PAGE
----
Note: I’m always a bit lost on how I should review Mystery/Thrillers, so I looked on Goodreads to see what others said about the book, and I was a bit confused at what I found. It seemed that other people were judging this novel as a MM Romance…which wasn’t how I saw it at all. There are tons of cross genre books out there – it isn’t a new thing – but saw some complaints about the “heat level” in this novel (in that there wasn’t enough explicit sex), so I’m saying up front that I’ll be treating this as a Gay Mystery/Thriller. Take that as you will.
The Plot: There’s a murder on Mount Washington where Jesse Morales has a winter job, and Kyle Dubois arrives with his partner to investigate it. Being off season, there aren’t a lot of suspects, so everyone thinks that this will be a quick case, open and shut. As Morales plays detective, Dubois tries to keep him from becoming the next victim. The deeper they go into the investigation, the more fucked up the story gets, morphing into a delightfully twisted psychothriller. The more fucked up the merrier, I like to say. Once I got halfway through the book, I had to stay up late one night to finish it, resulting in a book hangover the next day. So good.
I grew up reading Mystery (all kinds) from a very young age, and always felt that the stories weren’t gay enough, or if they were gay, they were gay like “Silence of the Lambs” is gay. You know, “It puts the lotion in the basket.” This wasn’t that, because both of our heroes are gay, which was cool. I find Fessenden’s writing to be exceedingly comfortable for me, and he gave me that gay mystery I’d been craving since childhood. Really my entire experience reading his work has been a bit of an epiphany. *hat off*
The Characters: It was cute how so many readers immediately caught on that Dubois thought Morales looked like Ingrid Bergman, and Morales thought Dubois looked like Humphrey Bogart. I hadn’t really picked up on that (not being a big old movie fan), but when I looked at the book cover – holy shit – Morales did look like Bergman! That was adorable.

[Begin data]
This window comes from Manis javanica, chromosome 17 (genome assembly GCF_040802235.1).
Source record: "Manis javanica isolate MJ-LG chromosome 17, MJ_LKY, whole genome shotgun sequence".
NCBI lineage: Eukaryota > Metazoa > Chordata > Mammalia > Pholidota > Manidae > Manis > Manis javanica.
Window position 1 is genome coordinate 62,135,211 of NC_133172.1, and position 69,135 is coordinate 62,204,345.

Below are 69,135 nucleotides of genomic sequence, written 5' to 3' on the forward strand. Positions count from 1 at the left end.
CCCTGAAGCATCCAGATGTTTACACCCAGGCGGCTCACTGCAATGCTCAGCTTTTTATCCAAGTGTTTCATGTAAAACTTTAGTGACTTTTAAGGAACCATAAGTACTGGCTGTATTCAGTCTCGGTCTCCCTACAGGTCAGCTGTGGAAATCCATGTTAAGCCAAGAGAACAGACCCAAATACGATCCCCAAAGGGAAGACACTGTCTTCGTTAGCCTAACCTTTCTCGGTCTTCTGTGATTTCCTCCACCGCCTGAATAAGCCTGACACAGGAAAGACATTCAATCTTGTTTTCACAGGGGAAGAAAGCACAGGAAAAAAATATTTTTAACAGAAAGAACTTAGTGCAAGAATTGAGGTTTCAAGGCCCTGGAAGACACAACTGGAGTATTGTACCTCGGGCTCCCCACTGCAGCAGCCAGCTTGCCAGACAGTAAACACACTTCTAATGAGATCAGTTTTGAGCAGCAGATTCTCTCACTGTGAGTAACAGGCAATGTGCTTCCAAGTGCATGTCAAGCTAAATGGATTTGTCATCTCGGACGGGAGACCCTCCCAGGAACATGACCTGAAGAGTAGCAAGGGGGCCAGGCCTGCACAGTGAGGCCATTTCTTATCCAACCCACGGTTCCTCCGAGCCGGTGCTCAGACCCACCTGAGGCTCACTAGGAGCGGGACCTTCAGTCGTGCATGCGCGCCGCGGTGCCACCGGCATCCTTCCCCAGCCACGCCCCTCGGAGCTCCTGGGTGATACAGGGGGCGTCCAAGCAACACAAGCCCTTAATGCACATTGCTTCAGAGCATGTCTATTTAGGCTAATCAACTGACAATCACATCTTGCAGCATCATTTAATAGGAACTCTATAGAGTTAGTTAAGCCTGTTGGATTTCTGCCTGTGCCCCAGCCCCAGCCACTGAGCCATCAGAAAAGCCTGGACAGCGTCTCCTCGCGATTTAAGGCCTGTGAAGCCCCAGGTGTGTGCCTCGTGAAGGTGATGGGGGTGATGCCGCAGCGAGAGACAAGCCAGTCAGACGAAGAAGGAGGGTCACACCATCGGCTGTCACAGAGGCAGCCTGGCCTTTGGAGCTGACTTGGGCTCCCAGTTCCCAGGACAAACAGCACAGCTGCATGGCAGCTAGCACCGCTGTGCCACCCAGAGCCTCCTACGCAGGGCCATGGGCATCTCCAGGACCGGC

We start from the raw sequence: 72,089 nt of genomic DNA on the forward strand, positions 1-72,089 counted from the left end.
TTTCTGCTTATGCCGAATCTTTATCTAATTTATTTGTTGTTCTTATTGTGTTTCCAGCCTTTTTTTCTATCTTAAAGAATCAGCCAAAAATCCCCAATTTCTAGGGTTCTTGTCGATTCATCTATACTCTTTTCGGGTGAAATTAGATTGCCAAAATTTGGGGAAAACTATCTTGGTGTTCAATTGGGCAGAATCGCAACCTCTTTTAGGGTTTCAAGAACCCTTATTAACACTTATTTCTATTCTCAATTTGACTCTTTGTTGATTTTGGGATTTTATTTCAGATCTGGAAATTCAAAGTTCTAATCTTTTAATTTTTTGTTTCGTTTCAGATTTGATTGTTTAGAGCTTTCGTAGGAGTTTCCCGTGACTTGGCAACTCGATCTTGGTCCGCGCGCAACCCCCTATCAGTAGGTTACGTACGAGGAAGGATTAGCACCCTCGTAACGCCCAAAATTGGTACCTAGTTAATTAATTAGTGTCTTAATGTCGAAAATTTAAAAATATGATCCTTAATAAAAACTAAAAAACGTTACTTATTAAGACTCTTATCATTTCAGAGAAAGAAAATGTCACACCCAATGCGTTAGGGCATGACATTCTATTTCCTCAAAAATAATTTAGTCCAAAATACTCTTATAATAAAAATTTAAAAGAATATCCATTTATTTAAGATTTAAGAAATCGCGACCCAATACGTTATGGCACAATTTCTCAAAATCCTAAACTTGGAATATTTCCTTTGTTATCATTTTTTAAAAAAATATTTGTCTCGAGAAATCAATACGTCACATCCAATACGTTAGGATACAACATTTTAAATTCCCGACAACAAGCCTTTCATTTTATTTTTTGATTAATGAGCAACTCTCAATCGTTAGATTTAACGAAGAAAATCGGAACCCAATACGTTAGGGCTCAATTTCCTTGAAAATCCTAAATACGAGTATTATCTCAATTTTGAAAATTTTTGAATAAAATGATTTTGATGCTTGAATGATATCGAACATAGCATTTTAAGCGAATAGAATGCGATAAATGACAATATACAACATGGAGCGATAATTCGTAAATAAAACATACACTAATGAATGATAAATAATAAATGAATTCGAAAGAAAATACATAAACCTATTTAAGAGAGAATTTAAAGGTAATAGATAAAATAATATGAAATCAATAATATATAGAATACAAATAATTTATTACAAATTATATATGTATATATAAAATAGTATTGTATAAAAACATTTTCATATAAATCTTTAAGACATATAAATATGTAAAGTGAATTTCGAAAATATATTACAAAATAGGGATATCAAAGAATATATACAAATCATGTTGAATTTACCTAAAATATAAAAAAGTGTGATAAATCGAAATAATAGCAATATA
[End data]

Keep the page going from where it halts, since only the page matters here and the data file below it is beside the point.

Morales is a young mystery writer. On top of that he’s insatiably curious, brave, and impetuous – the perfect amateur sleuth. It was highly entertaining watching him run from clue to clue. He’s fresh, fun, and flirty, and ready for some cop action.
Dubois was interesting for me. His wife died, and she was the only one who knew that he was bisexual – or at least bicurious. I appreciated that Dubois was actually bisexual, and not just “a gay man trapped in a heterosexual relationship”, which I see frequently in MM Romance, but not so much in other LGBTQ+ fiction (another reason why this novel didn’t strike me as MM). It’s not like I have a problem with the idea that gay men marry people they aren’t sexually interested in (I’m sure it’s more common than I’d like to think), but I sort of feel it’s a bit of a trope in the genre. I recognize my bias, being who I am, but I also appreciated the effort Fessenden went into making both Dubois and Morales more complex people. All of the characters are real and engaging.
Along the same vein of interesting people, were some of the secondary characters like Todd, the brother of Stuart Warren; Corrie, the fiancee; and Joel, the lonely friend. In several scenes, I felt like I was in the room talking with these people, they were so vivid, and some of them exhibited a sexual fluidity that I enjoyed.
Dreamspinner Press – Where Dreams Come True…
International publishers of quality gay romantic fiction since 2007
DSP Publications – Off the Beaten Path. Worth the Journey.
Harmony Ink Press – LGBTQ+ Young Adult Fiction